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Lakeshore - [cancer] Field notes from Cancerland, eternal cold edition
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Jay Lake
Date: 2013-08-21 07:00
Subject: [cancer] Field notes from Cancerland, eternal cold edition
Security: Public
Tags:cancer, funny, health, new zealand, personal, process, radiantlisa, writing
This endless cold

I am on day thirteen of the eternal New Zealand death cold. As I said yesterday on Twitter and Facebook, "So tired of this cold. Of course, when it's gone, I'll still have terminal cancer. Ah, perspective..." The cold actually got worse yesterday, with new swelling in my throat from my lymph nodes. This combined with a poor night's sleep (despite using the Good Drugs™) has left me feeling worse this morning than I have in some days. Colds aren't supposed to get worse two weeks in.

Palliative care

Saw the palliative care doctor Monday. As I told them, "I have obstinately refused to enter my terminal decline." They laughed. Go Regorafenib? It's not a cure, but as discussed previously here I'm getting some surprising life extension out of this crap. Earlier this summer, the medical expectation was that I'd be hitting my terminal decline in late August or early September. ie, now(ish). Death to follow in a few months. Instead, this terrible drug has kept me alive a while longer, which in turn has kept me out of the clutches of both the palliative care team and the Stage I trails people. My percentile of survival is growing ridiculously high and thin.

Disability

I continue to reserve public discussion of the disability qualification process, as I am still in the midst of everything. I hate to be this way, as its contrary to my own ethics and practices with regard to my cancer experience, but as a practical matter I must treat these processes as confidential. That being said, things in general are going well, but the oddities and complexities of the process only continue to multiply. My basic observation that the system's primary purpose is overwhelmingly keyed to fraud prevention, with service delivery a very distant second, continues to be validated over and over, as is my contention that it's almost impossible for an ordinary person with ordinary resources to navigate this system. That being said, the various examiners, adjusters and administrators I've dealt with have been almost without exception helpful, humane and thoughtful. They're just working inside a system explicitly designed to function against its nominal stated goals.

Reading and writing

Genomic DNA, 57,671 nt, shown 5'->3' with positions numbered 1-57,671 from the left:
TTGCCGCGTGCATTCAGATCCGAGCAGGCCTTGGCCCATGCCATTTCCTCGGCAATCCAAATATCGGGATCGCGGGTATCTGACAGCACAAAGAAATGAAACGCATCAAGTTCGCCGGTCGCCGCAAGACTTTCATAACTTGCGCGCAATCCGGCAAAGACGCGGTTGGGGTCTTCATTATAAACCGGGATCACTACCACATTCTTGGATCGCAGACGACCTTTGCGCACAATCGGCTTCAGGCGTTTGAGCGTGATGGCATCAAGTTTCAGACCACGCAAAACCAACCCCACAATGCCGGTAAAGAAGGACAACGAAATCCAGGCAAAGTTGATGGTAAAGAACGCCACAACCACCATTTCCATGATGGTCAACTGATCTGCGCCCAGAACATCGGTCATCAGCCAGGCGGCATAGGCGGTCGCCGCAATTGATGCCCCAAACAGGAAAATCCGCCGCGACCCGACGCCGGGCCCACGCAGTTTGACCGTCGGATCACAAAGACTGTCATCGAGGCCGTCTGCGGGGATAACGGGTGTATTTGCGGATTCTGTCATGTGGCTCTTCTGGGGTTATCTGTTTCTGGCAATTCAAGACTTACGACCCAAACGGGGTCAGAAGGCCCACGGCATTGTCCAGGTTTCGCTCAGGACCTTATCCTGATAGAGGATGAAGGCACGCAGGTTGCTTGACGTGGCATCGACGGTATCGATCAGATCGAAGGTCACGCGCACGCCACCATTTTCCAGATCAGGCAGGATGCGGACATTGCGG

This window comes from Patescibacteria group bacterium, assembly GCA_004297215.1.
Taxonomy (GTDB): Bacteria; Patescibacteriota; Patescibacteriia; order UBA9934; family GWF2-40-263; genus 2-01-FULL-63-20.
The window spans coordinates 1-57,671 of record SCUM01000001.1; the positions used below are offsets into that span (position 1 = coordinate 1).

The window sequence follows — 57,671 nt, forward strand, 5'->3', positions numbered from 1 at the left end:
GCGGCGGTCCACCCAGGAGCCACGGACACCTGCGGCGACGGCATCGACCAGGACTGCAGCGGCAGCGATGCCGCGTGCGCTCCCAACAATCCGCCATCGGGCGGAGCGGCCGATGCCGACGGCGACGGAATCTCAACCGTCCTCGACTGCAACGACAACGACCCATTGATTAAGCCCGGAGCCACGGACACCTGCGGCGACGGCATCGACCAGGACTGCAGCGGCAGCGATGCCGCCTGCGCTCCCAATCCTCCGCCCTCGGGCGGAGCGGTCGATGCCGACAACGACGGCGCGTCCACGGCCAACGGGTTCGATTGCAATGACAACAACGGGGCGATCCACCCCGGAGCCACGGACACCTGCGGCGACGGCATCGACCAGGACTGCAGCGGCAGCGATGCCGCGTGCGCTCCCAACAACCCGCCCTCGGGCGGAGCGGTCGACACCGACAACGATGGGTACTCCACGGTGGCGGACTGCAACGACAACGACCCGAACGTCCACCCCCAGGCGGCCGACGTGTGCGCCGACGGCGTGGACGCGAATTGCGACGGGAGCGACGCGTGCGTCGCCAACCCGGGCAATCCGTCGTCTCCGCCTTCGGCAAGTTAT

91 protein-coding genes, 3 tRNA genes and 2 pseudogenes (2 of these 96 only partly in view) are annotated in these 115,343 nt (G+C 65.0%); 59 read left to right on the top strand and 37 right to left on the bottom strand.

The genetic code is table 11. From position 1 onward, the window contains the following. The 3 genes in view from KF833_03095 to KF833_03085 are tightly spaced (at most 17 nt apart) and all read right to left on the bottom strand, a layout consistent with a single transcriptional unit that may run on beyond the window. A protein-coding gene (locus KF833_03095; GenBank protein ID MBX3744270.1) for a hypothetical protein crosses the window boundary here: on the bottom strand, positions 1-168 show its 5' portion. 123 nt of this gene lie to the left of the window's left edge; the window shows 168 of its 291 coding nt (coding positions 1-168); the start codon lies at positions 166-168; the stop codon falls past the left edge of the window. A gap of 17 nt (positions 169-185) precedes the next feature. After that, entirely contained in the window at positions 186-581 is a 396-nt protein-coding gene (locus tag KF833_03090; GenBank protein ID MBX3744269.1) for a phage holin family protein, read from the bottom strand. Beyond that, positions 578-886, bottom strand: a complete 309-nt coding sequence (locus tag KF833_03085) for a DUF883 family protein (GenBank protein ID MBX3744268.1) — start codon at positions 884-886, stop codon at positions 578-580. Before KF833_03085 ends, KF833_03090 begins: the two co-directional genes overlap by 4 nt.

I've read one book in the past month. My reading faculties are all but burned out. This causes me great emotional distress, as you might imagine. I haven't written a word of fiction since June. In either case, I'm not sure I'll ever recover either faculty. At this point in my life, I'll be skipping from drug to drug until I die. Even if we get lucky again once the Regorafenib has failed (as it inevitably will), I've never yet had a chemo drug that didn't fry that part of my brain. This sucks, a lot.

Speaking of Regorafenib

Speaking of Regorafenib, I've resumed taking it this morning. This is my fourth cycle with the drug. I will be mid-cycle at Worldcon, which means mobility impairment and lot of fatigue. It's an expensive pain in the ass (about $9,700 per month drug cost, though my co-pay is only $50) which causes all sorts of disruption to my body and my mind, but it is keeping me alive. So here we are. These days I unthinkingly accept compromises to my health and functionality that ten years ago I would have found laughably unacceptable. The will to live is a powerful one. In the mean time, I return to being toxic, crippled, and all the rest of the basket of fun this drug carries with it.

Fatigue

I am so tired of all of this.

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joycemocha
User: joycemocha
Date: 2013-08-21 16:27 (UTC)
Subject: (no subject)
Hugs.

The one thing that does scare me with people who either have a terminal diagnosis or who suspect a terminal diagnosis but don't have funds/desire to get it is if they turn bitter and start snarling that they are the lucky ones--they feel sorry for those who remain. That's...usually a clear sign of imminent demise (as in within days or weeks) in those folks. The bitter folks usually seem to have a harder death as well.

I have seen the withdrawal from reading and writing amongst elderly folks who are dying from causes other than cancer. It's not a sign of imminent demise, but part of the withdrawal process that seems to be coming at the end (I'm thinking of my DH's aunt in particular--a former librarian who set up libraries around Oregon and in Occupied Japan, very vibrant intellectual into her 90s--but her last two years, she began to cut back on her reading and was no longer interested in reading).

It sucks. Hugs.
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martianmooncrab
User: martianmooncrab
Date: 2013-08-22 07:00 (UTC)
Subject: (no subject)
despite using the Good Drugs™)

damn...
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